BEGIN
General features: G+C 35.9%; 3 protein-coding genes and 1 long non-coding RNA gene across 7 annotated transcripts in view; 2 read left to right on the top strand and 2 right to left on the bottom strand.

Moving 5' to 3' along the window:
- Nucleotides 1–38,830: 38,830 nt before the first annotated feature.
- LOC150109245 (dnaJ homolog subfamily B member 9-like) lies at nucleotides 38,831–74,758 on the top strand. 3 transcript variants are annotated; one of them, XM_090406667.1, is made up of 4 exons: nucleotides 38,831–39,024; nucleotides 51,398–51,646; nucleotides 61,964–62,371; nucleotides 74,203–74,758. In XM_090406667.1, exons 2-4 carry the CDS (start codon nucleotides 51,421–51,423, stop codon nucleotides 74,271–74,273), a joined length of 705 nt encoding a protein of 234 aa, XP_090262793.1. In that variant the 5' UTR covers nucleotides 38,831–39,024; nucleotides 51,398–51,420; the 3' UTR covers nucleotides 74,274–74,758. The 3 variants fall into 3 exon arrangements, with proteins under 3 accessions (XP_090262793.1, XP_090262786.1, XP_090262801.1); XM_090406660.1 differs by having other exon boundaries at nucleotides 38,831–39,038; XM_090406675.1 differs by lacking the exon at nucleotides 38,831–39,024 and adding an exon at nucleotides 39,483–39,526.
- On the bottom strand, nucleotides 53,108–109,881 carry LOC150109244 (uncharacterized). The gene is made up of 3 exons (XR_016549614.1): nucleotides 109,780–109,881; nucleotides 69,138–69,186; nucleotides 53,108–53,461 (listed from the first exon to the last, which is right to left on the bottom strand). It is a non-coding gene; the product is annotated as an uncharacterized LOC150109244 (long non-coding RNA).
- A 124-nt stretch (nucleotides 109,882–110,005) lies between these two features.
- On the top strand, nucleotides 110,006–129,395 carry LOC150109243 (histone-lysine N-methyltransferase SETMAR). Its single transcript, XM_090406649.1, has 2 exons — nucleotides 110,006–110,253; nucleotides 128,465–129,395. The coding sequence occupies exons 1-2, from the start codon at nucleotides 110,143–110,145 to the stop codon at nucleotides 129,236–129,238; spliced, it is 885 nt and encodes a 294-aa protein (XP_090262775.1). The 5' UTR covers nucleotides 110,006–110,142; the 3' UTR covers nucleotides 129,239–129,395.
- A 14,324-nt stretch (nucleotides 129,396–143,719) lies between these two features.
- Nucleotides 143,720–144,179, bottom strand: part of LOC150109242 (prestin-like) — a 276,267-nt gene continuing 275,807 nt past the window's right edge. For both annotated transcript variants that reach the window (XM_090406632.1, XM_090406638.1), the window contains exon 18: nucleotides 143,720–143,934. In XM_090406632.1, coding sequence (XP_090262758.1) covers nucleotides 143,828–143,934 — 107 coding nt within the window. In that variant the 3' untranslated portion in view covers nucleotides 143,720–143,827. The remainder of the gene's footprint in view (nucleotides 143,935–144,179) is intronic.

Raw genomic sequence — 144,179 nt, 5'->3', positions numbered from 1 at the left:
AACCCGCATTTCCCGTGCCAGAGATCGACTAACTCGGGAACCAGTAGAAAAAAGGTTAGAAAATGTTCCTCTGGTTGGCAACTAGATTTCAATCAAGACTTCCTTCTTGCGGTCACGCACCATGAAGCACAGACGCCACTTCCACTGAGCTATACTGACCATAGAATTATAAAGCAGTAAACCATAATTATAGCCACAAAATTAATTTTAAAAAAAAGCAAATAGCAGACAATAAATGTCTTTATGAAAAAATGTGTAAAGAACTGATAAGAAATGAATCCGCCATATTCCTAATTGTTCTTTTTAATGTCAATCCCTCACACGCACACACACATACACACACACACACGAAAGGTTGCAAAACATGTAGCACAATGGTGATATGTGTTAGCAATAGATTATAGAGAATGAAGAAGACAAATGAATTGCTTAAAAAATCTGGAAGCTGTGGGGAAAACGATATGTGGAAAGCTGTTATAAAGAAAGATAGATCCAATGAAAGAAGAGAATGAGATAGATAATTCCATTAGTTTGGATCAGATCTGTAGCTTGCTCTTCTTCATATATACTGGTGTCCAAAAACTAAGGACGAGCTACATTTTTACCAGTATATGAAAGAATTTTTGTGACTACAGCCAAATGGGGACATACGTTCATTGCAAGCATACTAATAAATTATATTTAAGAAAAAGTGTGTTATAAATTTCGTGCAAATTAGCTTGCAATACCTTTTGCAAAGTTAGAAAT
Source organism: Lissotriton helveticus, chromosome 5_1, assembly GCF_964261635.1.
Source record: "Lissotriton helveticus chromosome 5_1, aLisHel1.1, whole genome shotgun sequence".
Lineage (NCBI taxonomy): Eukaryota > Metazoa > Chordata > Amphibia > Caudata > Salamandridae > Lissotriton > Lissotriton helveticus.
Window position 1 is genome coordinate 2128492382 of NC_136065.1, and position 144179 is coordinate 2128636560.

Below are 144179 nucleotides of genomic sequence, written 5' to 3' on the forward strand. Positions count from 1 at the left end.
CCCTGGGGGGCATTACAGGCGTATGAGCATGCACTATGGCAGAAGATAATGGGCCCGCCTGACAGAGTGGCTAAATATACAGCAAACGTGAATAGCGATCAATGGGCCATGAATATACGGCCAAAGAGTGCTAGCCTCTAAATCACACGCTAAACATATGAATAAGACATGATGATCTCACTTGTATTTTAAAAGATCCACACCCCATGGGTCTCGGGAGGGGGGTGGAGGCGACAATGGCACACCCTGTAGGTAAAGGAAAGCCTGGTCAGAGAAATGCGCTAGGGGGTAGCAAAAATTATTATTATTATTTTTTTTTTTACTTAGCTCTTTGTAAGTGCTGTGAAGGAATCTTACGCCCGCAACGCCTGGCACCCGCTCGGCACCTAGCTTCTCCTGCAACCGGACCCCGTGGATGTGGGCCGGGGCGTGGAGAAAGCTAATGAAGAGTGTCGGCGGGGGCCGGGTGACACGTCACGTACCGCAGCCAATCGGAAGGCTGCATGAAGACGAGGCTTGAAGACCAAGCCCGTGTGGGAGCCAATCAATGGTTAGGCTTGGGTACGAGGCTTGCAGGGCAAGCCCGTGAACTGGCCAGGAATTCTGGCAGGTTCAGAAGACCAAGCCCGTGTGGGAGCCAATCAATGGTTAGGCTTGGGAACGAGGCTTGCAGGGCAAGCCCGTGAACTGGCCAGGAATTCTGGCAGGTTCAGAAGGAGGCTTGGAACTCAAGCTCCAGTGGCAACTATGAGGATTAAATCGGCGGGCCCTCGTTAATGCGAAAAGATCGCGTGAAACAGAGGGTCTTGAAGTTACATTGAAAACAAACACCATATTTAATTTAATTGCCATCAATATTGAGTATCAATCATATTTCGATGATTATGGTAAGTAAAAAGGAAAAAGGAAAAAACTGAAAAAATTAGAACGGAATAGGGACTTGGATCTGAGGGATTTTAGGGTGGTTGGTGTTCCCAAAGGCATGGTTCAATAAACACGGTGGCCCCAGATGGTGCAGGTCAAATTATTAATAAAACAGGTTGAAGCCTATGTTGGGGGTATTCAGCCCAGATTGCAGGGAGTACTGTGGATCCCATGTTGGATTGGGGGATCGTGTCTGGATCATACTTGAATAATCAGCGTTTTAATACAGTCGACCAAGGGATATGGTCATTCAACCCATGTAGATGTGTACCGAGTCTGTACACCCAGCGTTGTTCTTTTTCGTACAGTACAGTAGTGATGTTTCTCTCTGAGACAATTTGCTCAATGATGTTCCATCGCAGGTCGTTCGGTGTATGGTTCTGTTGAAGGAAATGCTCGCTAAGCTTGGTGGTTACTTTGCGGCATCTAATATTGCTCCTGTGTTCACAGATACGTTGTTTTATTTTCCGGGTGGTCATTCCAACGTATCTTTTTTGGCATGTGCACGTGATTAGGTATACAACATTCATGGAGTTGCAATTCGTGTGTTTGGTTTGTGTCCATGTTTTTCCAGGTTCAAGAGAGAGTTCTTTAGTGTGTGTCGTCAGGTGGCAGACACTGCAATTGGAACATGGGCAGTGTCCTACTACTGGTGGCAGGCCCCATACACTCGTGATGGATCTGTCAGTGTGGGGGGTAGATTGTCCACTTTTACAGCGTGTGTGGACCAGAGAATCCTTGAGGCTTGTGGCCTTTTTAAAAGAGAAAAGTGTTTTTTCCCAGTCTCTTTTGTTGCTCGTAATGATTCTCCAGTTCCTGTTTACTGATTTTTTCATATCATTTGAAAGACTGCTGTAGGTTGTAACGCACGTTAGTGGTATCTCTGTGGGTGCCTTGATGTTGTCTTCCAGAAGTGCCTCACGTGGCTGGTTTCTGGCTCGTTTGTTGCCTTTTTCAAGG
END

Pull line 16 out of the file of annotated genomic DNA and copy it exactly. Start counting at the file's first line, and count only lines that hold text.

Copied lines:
Below are 144179 nucleotides of genomic sequence, written 5' to 3' on the forward strand. Positions count from 1 at the left end.